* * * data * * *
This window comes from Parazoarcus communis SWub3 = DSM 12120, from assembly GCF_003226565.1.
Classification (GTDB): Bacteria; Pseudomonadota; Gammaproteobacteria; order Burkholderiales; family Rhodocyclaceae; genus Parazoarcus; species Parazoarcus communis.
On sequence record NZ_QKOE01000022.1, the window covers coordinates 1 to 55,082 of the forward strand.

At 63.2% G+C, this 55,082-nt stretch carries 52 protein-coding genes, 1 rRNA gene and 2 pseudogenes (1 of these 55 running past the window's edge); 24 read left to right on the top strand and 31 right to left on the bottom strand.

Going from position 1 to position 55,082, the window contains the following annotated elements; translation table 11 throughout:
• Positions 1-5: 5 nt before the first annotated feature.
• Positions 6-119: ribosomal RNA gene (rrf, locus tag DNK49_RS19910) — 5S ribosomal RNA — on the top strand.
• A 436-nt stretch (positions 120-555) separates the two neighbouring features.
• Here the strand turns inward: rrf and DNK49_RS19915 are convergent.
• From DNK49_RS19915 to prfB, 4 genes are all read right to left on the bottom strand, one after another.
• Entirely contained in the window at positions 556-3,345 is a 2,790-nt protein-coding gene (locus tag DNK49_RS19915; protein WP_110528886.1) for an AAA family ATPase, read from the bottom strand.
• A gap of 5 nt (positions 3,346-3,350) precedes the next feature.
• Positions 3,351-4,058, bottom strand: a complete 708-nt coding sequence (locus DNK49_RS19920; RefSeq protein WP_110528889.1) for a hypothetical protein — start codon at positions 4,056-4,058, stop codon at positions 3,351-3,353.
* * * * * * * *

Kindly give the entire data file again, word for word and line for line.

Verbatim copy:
This window comes from Parazoarcus communis SWub3 = DSM 12120, from assembly GCF_003226565.1.
Classification (GTDB): Bacteria; Pseudomonadota; Gammaproteobacteria; order Burkholderiales; family Rhodocyclaceae; genus Parazoarcus; species Parazoarcus communis.
On sequence record NZ_QKOE01000022.1, the window covers coordinates 1 to 55,082 of the forward strand.

At 63.2% G+C, this 55,082-nt stretch carries 52 protein-coding genes, 1 rRNA gene and 2 pseudogenes (1 of these 55 running past the window's edge); 24 read left to right on the top strand and 31 right to left on the bottom strand.

Going from position 1 to position 55,082, the window contains the following annotated elements; translation table 11 throughout:
• Positions 1-5: 5 nt before the first annotated feature.
• Positions 6-119: ribosomal RNA gene (rrf, locus tag DNK49_RS19910) — 5S ribosomal RNA — on the top strand.
• A 436-nt stretch (positions 120-555) separates the two neighbouring features.
• Here the strand turns inward: rrf and DNK49_RS19915 are convergent.
• From DNK49_RS19915 to prfB, 4 genes are all read right to left on the bottom strand, one after another.
• Entirely contained in the window at positions 556-3,345 is a 2,790-nt protein-coding gene (locus tag DNK49_RS19915; protein WP_110528886.1) for an AAA family ATPase, read from the bottom strand.
• A gap of 5 nt (positions 3,346-3,350) precedes the next feature.
• Positions 3,351-4,058, bottom strand: a complete 708-nt coding sequence (locus DNK49_RS19920; RefSeq protein WP_110528889.1) for a hypothetical protein — start codon at positions 4,056-4,058, stop codon at positions 3,351-3,353.